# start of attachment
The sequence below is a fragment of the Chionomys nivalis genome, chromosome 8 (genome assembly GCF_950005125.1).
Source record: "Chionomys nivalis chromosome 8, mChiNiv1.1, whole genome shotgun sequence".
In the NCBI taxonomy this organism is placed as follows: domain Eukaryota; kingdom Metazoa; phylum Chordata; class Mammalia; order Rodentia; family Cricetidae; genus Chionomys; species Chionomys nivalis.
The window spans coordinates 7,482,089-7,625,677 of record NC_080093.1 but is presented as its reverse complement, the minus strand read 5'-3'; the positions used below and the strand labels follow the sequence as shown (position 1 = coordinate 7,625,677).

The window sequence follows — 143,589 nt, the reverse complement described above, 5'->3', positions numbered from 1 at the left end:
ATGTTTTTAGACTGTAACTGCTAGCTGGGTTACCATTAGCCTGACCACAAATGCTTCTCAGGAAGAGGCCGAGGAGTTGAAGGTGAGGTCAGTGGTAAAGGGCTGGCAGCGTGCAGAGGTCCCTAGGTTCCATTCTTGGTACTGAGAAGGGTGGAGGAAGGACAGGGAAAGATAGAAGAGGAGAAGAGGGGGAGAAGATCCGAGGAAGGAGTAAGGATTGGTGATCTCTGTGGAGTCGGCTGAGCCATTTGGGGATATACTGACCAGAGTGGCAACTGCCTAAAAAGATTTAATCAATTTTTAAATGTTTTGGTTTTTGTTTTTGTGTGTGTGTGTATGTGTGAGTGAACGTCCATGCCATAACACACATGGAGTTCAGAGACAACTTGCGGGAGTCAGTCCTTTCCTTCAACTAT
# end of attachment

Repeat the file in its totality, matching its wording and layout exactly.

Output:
The sequence below is a fragment of the Chionomys nivalis genome, chromosome 8 (genome assembly GCF_950005125.1).
Source record: "Chionomys nivalis chromosome 8, mChiNiv1.1, whole genome shotgun sequence".
In the NCBI taxonomy this organism is placed as follows: domain Eukaryota; kingdom Metazoa; phylum Chordata; class Mammalia; order Rodentia; family Cricetidae; genus Chionomys; species Chionomys nivalis.
The window spans coordinates 7,482,089-7,625,677 of record NC_080093.1 but is presented as its reverse complement, the minus strand read 5'-3'; the positions used below and the strand labels follow the sequence as shown (position 1 = coordinate 7,625,677).

The window sequence follows — 143,589 nt, the reverse complement described above, 5'->3', positions numbered from 1 at the left end:
ATGTTTTTAGACTGTAACTGCTAGCTGGGTTACCATTAGCCTGACCACAAATGCTTCTCAGGAAGAGGCCGAGGAGTTGAAGGTGAGGTCAGTGGTAAAGGGCTGGCAGCGTGCAGAGGTCCCTAGGTTCCATTCTTGGTACTGAGAAGGGTGGAGGAAGGACAGGGAAAGATAGAAGAGGAGAAGAGGGGGAGAAGATCCGAGGAAGGAGTAAGGATTGGTGATCTCTGTGGAGTCGGCTGAGCCATTTGGGGATATACTGACCAGAGTGGCAACTGCCTAAAAAGATTTAATCAATTTTTAAATGTTTTGGTTTTTGTTTTTGTGTGTGTGTGTATGTGTGAGTGAACGTCCATGCCATAACACACATGGAGTTCAGAGACAACTTGCGGGAGTCAGTCCTTTCCTTCAACTAT